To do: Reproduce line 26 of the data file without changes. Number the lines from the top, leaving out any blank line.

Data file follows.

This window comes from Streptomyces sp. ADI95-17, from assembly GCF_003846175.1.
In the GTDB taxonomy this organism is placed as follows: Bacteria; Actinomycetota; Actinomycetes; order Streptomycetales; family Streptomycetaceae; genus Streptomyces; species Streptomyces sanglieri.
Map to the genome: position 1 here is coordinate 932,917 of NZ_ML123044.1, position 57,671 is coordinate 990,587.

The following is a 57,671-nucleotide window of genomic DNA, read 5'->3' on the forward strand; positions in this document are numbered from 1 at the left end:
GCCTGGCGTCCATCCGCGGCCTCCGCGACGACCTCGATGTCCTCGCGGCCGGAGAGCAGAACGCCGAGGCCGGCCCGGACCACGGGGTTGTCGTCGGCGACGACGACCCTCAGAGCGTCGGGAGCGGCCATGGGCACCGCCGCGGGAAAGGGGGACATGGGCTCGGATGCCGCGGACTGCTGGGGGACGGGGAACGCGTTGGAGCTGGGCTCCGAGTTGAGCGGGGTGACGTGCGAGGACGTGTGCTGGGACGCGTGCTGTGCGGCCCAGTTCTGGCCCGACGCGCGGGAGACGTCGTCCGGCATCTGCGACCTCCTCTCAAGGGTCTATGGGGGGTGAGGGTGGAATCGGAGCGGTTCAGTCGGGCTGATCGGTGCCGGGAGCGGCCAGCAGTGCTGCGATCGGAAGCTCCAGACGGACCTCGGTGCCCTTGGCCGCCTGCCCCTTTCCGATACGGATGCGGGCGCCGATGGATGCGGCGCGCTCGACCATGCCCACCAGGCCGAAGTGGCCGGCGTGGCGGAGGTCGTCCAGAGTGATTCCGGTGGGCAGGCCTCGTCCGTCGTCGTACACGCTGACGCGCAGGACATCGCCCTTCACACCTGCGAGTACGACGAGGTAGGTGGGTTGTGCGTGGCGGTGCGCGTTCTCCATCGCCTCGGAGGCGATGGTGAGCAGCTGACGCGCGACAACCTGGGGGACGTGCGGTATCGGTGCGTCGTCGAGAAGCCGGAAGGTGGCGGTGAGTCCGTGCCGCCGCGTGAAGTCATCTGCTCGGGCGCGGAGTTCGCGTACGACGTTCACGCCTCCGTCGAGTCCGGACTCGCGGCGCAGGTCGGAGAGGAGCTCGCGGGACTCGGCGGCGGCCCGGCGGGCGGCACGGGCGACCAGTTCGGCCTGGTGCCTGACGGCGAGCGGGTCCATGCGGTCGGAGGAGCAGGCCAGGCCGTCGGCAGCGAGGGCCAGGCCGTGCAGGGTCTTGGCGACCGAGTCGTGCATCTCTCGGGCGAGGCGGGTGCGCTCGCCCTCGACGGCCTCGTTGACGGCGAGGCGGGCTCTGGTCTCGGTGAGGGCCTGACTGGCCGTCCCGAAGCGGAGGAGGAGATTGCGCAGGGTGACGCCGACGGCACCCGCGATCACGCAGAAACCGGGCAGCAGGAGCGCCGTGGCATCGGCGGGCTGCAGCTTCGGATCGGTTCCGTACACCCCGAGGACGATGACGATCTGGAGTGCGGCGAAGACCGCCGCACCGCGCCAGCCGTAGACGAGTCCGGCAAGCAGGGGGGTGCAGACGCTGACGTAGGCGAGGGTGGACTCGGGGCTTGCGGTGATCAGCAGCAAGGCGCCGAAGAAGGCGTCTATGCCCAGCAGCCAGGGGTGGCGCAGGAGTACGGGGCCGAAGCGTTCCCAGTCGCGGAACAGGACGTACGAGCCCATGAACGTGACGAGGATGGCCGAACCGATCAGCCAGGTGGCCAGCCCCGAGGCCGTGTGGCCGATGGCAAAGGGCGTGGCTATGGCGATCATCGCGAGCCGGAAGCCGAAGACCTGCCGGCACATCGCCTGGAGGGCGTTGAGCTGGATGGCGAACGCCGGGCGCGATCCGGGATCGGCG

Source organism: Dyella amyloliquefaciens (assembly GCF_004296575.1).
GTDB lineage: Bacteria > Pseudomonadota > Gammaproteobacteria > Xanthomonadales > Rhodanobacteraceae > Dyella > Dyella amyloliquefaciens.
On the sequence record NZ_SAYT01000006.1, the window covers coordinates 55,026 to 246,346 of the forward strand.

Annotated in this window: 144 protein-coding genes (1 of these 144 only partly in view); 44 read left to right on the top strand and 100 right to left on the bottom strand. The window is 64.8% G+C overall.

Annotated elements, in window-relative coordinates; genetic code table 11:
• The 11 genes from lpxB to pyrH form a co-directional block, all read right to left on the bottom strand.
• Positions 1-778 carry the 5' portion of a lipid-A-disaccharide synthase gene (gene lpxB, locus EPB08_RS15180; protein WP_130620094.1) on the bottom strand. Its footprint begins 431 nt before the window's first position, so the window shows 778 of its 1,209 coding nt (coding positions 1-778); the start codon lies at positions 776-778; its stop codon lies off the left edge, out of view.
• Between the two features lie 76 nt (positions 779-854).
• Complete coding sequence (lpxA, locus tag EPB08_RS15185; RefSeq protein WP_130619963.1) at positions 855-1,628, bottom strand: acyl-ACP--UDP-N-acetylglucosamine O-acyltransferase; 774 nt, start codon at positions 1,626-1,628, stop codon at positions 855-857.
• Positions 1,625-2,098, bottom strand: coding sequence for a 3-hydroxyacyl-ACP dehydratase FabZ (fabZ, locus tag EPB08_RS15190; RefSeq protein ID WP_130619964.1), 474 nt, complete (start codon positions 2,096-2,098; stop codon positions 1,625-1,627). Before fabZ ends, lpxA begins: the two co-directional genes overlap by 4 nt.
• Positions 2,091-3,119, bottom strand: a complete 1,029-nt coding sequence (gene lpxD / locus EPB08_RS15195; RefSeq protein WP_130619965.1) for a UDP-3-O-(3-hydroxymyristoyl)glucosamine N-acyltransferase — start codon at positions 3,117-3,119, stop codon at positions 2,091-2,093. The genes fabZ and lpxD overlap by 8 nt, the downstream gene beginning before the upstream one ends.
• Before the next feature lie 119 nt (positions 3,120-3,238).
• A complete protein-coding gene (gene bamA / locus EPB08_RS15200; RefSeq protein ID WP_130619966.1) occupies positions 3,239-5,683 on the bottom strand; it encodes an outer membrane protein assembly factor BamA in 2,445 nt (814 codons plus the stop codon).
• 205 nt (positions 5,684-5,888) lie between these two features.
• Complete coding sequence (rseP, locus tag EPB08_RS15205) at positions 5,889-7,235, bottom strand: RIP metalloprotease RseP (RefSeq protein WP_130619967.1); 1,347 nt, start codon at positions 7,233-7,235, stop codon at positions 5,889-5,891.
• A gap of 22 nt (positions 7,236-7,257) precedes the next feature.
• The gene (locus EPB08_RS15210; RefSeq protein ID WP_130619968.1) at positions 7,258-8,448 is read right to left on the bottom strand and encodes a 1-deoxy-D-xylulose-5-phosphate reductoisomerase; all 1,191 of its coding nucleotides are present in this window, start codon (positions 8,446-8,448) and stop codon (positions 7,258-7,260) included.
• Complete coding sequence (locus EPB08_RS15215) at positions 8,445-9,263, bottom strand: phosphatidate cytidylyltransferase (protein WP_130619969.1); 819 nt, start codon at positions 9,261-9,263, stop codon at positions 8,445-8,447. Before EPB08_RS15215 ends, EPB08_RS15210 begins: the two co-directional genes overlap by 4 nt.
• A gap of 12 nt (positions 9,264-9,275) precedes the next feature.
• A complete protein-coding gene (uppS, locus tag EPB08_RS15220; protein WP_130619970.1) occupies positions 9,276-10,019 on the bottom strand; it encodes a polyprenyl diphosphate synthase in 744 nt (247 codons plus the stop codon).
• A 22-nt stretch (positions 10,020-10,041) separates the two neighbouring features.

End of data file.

• A 22-nt stretch (positions 10,020-10,041) separates the two neighbouring features.